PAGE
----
10.5. Operator Boolean

  • & - and

  • | - or

  • ^ - xor

  • &= - iand

  • |= - ior

  • ^= - ixor

  • << - lshift

  • >> - rshift

  • <<= - ilshift

  • >>= - irshift

10.5.1. About

Table 10.4. Boolean Operator Overload

Operator

Method

obj & other

obj.__and__(other)

obj | other

obj.__or__(other)

obj ^ other

obj.__xor__(other)

obj &= other

obj.__iand__(other)

obj |= other

obj.__ior__(other)

obj ^= other

obj.__ixor__(other)

obj << other

obj.__lshift__(other)

obj >> other

obj.__rshift__(other)

obj <<= other

obj.__ilshift__(other)

obj >>= other

obj.__irshift__(other)

10.5.2. Operator Module - AND

1 & 1 = 1
1 & 0 = 0
0 & 1 = 0
0 & 0 = 0
>>> from operator import and_
>>>
>>>
>>> and_(True, True)
True
>>> and_(True, False)
False
>>> and_(False, True)
False
>>> and_(False, False)
False

10.5.3. Operator Module - OR

1 | 1 = 1
1 | 0 = 1
0 | 1 = 1
0 | 0 = 0
>>> from operator import or_
>>>
>>>
>>> or_(True, True)
True
>>> or_(True, False)
True
>>> or_(False, True)
True
>>> or_(False, False)
False

10.5.4. Operator Module - XOR

1 ^ 1 = 0
1 ^ 0 = 1
0 ^ 1 = 1
0 ^ 0 = 0
>>> from operator import xor
>>>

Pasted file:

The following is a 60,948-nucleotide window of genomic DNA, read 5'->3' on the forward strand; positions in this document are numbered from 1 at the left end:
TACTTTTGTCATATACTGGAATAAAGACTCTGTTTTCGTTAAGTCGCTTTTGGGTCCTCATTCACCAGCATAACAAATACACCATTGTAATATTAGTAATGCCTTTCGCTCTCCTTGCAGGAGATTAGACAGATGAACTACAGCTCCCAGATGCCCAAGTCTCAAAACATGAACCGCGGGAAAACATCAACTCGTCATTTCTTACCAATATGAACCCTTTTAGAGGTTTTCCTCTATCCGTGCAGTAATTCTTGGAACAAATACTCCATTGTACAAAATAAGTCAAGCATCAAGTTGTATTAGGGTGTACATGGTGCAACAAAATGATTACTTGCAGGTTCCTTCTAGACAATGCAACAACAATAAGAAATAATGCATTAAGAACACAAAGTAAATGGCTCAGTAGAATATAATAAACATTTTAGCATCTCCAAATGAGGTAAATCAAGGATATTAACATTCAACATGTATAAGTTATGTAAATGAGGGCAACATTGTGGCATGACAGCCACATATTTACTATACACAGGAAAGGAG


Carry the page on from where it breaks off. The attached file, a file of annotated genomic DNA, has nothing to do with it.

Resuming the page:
>>>
>>> xor(True, True)
False
>>> xor(True, False)
True
>>> xor(False, True)
True
>>> xor(False, False)
False

10.5.5. Use Case - 0x01

  • XOR as pow

  • Excel uses ^ to rise number to the power of a second number

>>> from dataclasses import dataclass
>>>
>>>
>>> @dataclass
... class Number:
...     value: int
...
...     def __xor__(self, other):
...         return Number(self.value ** other.value)
>>>
>>>
>>> a = Number(2)
>>> b = Number(4)
>>>
>>> a ^ b
Number(value=16)

10.5.6. Use Case - 0x02

  • Numpy

>>> import numpy as np
>>>
>>>
>>> a = np.array([[1, 2, 3],
...                  [4, 5, 6],
...                  [7, 8, 9]])
>>>
>>> a > 2
array([[False, False,  True],
       [ True,  True,  True],
       [ True,  True,  True]])
>>>
>>> (a>2) & (a<7)
array([[False, False,  True],
       [ True,  True,  True],
       [False, False, False]])
>>>
>>> (a>2) & (a<7) | (a>3)
array([[False, False,  True],
       [ True,  True,  True],
       [ True,  True,  True]])

Python understands this:

>>> ~( (a>2) & (a<7) | (a>3) )
array([[ True,  True, False],
       [False, False, False],
       [False, False, False]])

As as chained calls of the following methods:

>>> a.__gt__(2).__and__(a.__lt__(7)).__or__(a.__gt__(3)).__invert__()
array([[ True,  True, False],
       [False, False, False],
       [False, False, False]])

10.5.7. Use Case - 0x03

  • Game

>>> hero >> Direction(left=10, up=20)